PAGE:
One Tank Trip: Oak Park

OAK PARK No matter where you live, Oak Park has a variety of things to see and do. And that's why we've included it in our one tank trips.

Oak Park has many claims to fame, from the architecture of Frank Lloyd Wright to its acclaim as the birthplace of Ernest Hemmingway. From the collar counties, Oak Park is at most, a 75-mile drive, and once you're there, there's plenty to do. The Frank Lloyd Wright home and studio is where Wright lived and made architectural history from 1889 to 1909.

"It's where he developed the Prairie Style architecture, which is the only true unique American style architecture," said Joan Mercuri, president, CEO, Frank Lloyd Wright Preservation Trust.

As you walk from room to room, you can see Wright's modernism design - a far cry from the Victorian homes of the turn of the 20th century. The rooms are open; they seem to blend. From the windows to the furniture, nature was a big influence in Wright's designs, creating illusions of space is prevalent in many rooms.

In another of Wright's innovative designs, the grand piano is placed under the staircase and held up by a bracket in order to maintain the quality of sound without taking up too much space.

Wright and first wife Catherine raised six children there; and like father like son, John Lloyd Wright was the inventor of Lincoln logs in 1916. Oak Park has 24 Frank Lloyd Wright buildings - more than anywhere in the world. They include Unity Temple, a national historic landmark.

Just around the corner, the Ernest Heminway Museum pays tribute to the Nobel Prize winning author. There you'll see rare photos of Hemingway and other memorabilia showing how life in Oak Park influenced his writings.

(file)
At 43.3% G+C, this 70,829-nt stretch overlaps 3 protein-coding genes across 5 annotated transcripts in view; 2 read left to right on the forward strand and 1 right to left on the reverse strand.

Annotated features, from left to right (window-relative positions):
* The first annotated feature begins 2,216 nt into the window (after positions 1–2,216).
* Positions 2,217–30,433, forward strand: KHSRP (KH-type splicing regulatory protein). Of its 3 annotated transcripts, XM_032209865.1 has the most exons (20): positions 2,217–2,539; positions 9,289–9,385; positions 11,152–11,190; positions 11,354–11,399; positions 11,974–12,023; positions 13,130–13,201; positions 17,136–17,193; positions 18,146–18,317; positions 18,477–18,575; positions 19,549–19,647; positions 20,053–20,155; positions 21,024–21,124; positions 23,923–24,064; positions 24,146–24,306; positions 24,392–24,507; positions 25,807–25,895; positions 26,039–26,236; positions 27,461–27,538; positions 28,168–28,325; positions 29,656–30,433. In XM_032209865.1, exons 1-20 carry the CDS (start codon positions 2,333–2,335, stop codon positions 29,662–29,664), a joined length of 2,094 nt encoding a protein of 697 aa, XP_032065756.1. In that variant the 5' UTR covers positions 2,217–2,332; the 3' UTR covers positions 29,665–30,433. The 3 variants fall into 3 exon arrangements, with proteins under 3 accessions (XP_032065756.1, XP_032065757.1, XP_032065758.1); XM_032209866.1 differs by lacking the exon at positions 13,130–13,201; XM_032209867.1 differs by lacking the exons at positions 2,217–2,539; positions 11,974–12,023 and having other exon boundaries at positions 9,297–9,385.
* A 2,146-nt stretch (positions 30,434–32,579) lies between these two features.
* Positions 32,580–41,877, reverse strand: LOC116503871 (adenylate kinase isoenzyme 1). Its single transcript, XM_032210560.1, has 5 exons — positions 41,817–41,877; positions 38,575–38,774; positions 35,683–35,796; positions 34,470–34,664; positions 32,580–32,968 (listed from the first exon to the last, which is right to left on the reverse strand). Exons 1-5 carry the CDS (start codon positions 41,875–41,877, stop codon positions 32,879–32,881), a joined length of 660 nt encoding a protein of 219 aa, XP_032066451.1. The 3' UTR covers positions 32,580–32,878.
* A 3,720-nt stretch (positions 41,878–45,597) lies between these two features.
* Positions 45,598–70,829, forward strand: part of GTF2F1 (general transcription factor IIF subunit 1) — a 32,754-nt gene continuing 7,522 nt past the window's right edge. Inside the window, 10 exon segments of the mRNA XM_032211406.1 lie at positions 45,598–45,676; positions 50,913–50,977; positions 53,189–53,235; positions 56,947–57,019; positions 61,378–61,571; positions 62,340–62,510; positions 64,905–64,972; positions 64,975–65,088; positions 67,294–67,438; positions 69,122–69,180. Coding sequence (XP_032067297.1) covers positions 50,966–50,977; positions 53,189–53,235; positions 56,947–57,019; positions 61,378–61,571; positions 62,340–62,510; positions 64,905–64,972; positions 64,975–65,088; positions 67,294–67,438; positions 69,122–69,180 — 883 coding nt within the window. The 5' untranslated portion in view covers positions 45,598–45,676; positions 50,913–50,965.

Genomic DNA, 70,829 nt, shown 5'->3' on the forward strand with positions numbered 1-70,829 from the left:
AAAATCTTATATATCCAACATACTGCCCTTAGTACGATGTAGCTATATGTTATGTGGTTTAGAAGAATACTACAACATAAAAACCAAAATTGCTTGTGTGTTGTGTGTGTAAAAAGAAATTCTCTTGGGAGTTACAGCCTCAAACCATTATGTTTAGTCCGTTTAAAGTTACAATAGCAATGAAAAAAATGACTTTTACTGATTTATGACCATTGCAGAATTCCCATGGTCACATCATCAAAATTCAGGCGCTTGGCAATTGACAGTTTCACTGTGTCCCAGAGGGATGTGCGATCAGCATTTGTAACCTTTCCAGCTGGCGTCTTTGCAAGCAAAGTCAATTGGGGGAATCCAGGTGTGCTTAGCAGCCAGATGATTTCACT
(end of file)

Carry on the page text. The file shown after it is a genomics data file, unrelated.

"He went off to World War I from here and his residence was in Oak Park during the war, so "A Farewell to Arms" was actually written about events that happened while he was an Oak Park citizen," said Redd Griffin, Ernest Hemingway Foundation Oak Park.

Across the street is the home where Hemingway was born in 1899. The Queen Anne style home contains many original family pieces.

A short drive south brings you to the Pleasant Home, another national historical landmark, designed by Prairie School architect George Maher in 1897. On the second floor are the Historical Society of Oak Park & River Forest and an exhibit featuring another famous author.

"One focus we've had in recent years is on Edgar Rice Burroughs, who wrote the Tarzan stories, a number of them while he was living in Oak Park," said Frank Lipo, executive director of the Historical Society Of Oak Park & River Forest.

Burroughs lived in several different homes in Oak Park before moving to California in 1919.

Your visit to Oak Park is very family-friendly with the Wonder Works Children's Museum. Kids up to age 10 can enjoy hands-on exhibits while learning valuable skills in problem solving and cooperation.

And if you just want some time for a little R&R, you can soak up the beauty of the Oak Park Conservatory. This botanical gem offers fern, tropical and desert greenhouses as well special seasonal floral displays.

Ernest Hemingway Birthplace
339 N. Oak Park Ave.
Oak Park, IL 60302
p 708 848-2222 f 708 386-2952

Ernest Hemingway Museum
200 N. Oak Park Ave.
Oak Park, IL 60302

Frank Lloyd Wright Home & Studio
951 Chicago Ave.
Oak Park, IL 60302
p 708 848-1976 f 708 848-1248

Historical Society of Oak Park & River Forest
217 Home Ave. Oak Park, IL 60302
p 708 848-6755 f 708 848-0246

Oak Park Visitors Center
158 Forest Ave. Oak Park, IL 60301
p 708 848-1500 f 708 524-0446

Wonder Works, a Children's Museum in Oak Park
6445 W. North Ave.
Oak Park, IL 60302
p 708 383-4815 f 708 383-5730

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